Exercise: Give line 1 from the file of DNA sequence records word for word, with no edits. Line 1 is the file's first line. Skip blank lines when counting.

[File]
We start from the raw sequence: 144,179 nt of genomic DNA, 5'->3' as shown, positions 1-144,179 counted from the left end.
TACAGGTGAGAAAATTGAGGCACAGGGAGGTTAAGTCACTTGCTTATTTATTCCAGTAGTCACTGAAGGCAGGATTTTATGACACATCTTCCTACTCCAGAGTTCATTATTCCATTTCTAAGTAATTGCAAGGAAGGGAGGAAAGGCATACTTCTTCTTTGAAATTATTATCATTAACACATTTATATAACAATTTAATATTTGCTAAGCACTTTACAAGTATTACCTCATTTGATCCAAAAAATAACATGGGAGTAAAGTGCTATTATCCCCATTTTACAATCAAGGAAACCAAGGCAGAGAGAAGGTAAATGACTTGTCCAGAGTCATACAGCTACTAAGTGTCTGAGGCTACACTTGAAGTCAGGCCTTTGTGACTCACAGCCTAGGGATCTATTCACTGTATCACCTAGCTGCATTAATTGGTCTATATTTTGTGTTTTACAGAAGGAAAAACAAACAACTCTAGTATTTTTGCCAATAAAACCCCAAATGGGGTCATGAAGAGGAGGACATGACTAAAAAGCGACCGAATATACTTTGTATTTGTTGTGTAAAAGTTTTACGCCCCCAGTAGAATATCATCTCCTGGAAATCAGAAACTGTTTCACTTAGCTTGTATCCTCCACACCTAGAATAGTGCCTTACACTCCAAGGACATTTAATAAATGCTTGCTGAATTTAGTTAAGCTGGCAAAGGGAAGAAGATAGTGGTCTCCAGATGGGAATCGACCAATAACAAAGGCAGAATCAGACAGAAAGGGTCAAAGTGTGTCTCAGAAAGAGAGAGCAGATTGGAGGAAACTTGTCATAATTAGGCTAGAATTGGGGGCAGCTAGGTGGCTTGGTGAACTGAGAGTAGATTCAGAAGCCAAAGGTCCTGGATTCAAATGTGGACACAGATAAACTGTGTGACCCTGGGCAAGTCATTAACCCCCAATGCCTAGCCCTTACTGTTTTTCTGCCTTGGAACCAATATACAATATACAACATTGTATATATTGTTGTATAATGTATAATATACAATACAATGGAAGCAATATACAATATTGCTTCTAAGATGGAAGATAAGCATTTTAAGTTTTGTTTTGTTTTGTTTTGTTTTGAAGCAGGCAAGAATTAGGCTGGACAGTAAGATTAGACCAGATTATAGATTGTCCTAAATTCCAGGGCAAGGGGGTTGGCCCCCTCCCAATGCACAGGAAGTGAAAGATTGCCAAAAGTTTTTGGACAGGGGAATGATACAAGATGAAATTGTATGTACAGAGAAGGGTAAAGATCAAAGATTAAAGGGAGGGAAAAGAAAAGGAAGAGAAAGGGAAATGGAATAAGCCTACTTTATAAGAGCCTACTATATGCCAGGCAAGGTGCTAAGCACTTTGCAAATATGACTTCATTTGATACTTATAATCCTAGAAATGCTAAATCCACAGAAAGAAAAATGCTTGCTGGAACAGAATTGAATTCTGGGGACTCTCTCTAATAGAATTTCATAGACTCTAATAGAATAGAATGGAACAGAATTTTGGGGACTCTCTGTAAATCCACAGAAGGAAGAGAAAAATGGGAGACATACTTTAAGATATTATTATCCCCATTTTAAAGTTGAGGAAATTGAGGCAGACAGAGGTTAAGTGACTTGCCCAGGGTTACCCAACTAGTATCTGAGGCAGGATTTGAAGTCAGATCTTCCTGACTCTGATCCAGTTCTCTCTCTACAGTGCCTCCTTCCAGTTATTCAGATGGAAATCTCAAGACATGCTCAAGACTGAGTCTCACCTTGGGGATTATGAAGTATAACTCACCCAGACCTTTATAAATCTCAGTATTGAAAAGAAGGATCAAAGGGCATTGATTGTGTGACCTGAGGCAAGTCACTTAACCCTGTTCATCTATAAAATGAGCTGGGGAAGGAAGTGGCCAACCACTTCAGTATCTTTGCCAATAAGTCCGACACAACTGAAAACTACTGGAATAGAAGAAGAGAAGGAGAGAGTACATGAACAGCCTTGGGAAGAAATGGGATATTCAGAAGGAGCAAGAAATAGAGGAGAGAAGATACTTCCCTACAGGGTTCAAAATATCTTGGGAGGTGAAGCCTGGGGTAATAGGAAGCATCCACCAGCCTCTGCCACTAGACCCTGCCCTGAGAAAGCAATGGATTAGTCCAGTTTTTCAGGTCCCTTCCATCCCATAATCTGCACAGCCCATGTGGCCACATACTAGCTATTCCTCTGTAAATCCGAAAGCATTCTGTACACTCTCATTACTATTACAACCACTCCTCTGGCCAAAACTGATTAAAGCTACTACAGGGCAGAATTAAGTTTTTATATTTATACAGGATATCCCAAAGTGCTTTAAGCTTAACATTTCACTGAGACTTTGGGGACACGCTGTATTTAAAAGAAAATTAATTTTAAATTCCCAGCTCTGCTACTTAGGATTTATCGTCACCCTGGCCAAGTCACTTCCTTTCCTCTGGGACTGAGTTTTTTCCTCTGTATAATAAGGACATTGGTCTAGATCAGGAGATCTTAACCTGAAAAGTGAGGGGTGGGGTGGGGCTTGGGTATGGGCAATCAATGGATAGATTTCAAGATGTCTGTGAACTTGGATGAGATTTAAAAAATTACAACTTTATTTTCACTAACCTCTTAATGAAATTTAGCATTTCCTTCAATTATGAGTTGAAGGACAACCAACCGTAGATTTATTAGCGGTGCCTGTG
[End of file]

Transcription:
We start from the raw sequence: 144,179 nt of genomic DNA, 5'->3' as shown, positions 1-144,179 counted from the left end.